Most of the AWS infrastructure of the company I work for is described and managed using Terraform.

We have several different services including containerized back-ends and CDN'ed front-ends.

From Route53 domains and namespaces to ELBs, ECS and CloudFront, there is a lot going on.

One of the issues that is happening right now is that, mostly because of the Route53 DNS, checking, refreshing and validating a terraform state takes a long time.

And this is the problem we're trying to solve:

How to drastically reduce the time it takes for tf state to be refreshed/checked?

Moving it into a separate repository apparently is not a good idea because that would make all the Route53 related variables inaccessible or, possibly, outdated.

  • 4
    Is all of your Terraform configuration in a single place? Best practices state that you should split things up to only group stuff that needs to be applied at the same time to minimise blast radius, make it easier to make concurrent changes while not breaking state and reduce the time it takes Terraform to refresh and build the dependency graph.
    – ydaetskcoR
    Jul 14, 2018 at 9:46
  • How many resources (quantified as 1 resource per line in the output of a plan) and how much time does a plan take? Example: I have 250+ resources 20ish of which are route53 stuff - it takes < 20 seconds to do a plan. Are the times you're seeing on par with that?
    – Shorn
    Jul 14, 2018 at 23:38
  • @ydaetskcoR We have a single repo describing the infrastructure for the whole company. There are different .tf files to keep resources organized according to what makes sense to us. But they're still read "all at once". Jul 15, 2018 at 17:08
  • @Shorn I would have to compare my data with yours, thank for providing it. Although the number of Route53 resources we have is at least one order of magnitude greater than that. Jul 15, 2018 at 17:10
  • 3
    Single repo is fine but generally you'd only put .tf files in the same directory if they needed to be applied at the same time. You should then split your directory structure up in ways mentioned in other Terraform project structure questions on Stackoverflow
    – ydaetskcoR
    Jul 16, 2018 at 8:48

2 Answers 2


I came here because I was researching a similar issue. It seems that TF is terrible at graph-walking, so the more interconnected your stuff is, the worse it performs. I have a ball of yarn with 2300 resources. that takes 49 minutes to plan on a machine with enough memory and processors to run at parallelism 10 without peaking. A third is spent refreshing the state, and that can probably not be reduced since it's bound by the AWS CLI calls. But the third spent before state refresh and the third after seem to be mostly TF faffing about in the graph (based on logs).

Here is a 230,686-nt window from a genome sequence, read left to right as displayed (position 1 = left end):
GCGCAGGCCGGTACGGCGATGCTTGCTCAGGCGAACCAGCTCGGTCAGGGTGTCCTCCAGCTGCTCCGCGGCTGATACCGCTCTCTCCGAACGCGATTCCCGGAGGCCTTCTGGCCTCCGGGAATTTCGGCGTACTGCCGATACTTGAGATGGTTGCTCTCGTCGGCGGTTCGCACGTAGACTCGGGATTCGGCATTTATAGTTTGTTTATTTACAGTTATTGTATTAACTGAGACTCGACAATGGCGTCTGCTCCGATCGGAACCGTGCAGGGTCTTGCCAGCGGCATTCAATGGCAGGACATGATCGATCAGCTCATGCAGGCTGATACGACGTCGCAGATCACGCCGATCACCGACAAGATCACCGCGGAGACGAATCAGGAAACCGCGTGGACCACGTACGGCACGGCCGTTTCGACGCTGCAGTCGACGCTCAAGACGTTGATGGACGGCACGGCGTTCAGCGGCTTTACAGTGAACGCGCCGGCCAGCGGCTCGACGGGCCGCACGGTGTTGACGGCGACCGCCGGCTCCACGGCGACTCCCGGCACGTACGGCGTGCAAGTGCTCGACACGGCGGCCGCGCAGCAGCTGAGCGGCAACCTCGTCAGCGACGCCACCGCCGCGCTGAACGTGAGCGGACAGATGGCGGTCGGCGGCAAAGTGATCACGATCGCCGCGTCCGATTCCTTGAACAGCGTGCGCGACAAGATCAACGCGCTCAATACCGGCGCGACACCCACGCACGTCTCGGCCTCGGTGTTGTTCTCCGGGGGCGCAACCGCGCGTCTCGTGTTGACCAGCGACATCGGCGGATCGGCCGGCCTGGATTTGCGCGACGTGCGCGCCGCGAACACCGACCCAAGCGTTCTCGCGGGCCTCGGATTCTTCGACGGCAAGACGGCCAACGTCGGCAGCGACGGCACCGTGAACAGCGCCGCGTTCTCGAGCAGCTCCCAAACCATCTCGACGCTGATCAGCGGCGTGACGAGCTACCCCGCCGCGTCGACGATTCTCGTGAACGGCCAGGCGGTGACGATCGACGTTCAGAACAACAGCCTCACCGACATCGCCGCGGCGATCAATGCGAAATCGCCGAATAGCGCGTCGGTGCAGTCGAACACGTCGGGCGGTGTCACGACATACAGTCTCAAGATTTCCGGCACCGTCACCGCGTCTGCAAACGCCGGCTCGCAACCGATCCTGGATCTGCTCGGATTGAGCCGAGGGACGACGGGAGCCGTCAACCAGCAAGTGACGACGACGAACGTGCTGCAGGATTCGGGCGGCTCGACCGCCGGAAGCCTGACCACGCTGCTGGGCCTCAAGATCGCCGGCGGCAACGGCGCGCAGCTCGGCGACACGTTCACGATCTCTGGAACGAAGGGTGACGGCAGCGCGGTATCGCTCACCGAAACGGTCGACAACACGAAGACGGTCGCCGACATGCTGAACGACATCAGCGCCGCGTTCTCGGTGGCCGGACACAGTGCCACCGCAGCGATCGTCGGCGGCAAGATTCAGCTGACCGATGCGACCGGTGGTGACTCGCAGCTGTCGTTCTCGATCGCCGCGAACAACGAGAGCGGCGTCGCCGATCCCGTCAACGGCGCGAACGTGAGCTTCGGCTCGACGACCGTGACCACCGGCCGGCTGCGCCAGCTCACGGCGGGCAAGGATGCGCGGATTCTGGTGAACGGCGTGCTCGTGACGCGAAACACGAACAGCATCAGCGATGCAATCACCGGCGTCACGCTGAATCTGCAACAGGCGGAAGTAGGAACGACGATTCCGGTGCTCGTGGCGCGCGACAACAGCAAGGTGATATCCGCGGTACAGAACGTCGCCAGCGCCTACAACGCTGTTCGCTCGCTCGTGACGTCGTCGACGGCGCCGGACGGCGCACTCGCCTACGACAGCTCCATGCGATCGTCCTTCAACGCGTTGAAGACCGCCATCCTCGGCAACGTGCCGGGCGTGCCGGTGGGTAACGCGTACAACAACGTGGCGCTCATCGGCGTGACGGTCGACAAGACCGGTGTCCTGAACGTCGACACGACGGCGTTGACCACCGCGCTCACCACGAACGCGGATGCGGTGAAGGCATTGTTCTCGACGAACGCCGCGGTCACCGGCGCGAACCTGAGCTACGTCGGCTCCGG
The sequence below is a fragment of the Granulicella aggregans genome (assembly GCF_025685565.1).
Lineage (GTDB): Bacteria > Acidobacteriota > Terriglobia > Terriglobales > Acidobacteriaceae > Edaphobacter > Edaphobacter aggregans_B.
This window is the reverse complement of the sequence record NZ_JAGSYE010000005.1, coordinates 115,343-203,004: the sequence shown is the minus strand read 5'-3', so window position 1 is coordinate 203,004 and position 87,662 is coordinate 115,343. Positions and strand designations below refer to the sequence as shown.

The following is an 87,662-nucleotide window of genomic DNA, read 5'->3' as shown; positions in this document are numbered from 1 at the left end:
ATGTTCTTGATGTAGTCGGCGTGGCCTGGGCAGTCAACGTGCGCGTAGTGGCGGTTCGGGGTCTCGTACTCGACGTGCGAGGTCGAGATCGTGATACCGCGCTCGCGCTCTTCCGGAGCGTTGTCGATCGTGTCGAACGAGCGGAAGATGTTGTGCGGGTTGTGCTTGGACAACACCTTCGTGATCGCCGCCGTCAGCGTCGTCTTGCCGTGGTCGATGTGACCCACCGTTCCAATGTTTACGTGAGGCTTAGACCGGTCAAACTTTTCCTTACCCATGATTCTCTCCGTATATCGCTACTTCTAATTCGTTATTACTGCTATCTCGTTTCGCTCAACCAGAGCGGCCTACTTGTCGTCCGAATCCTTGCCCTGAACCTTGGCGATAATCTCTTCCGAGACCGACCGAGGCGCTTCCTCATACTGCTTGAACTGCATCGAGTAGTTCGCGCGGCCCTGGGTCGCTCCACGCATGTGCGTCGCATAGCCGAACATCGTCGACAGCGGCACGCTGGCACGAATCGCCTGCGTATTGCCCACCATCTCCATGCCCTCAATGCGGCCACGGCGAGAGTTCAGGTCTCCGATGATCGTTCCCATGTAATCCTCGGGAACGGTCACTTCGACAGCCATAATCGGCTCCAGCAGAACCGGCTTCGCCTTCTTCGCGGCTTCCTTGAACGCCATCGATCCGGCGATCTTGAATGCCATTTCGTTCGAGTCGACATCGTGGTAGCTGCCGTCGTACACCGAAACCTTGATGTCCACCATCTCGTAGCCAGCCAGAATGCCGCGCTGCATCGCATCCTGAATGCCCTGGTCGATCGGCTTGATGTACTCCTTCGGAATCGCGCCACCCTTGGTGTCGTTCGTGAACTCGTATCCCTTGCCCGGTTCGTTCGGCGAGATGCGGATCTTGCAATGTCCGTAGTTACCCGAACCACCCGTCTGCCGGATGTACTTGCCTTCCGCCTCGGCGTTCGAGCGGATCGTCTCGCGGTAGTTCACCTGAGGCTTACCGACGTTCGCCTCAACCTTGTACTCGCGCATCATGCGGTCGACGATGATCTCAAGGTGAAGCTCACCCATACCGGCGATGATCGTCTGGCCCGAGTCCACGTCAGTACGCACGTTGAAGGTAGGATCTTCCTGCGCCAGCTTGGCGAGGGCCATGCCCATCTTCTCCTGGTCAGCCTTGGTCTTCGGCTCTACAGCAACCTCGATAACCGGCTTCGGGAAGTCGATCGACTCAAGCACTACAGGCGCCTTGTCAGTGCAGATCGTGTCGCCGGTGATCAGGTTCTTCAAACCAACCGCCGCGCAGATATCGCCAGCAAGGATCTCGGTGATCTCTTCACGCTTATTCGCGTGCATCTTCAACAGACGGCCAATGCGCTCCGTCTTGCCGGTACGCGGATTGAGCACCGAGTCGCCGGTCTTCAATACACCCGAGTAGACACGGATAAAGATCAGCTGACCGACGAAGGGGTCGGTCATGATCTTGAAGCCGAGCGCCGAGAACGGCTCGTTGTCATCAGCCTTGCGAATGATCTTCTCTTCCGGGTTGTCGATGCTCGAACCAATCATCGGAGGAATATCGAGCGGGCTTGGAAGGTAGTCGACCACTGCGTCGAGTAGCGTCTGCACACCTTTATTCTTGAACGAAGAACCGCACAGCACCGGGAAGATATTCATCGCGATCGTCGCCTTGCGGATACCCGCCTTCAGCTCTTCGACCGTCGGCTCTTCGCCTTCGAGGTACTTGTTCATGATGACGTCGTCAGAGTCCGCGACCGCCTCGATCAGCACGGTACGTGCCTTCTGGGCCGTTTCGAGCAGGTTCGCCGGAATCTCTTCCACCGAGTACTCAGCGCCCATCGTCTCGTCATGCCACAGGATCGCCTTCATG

I found some discussion that would seem to indicate that the structure of your code might influence the planning time dramatically, specifically the use of for_each (link #1 & #2). Since my code base makes heavy use of this, I found that interesting. YMMV ;)

  • 2
    Oh, and obviously, if you can reduce the size of the stack by splitting it, you should see a superlinear reduction in planning time, but I'm guessing that people coming here have already tried that ;)
    – mhvelplund
    Oct 28, 2020 at 8:12

You should break the state out into component sub-states that have sensible logical distinctions, such as "front-end", "caching" or whatever makes sense for how your company organizes and classifies infrastructure.

In terms of making variables accessible, you can declare other states as data sources and pull from them (assuming that they have valid outputs for the values you are interested in).

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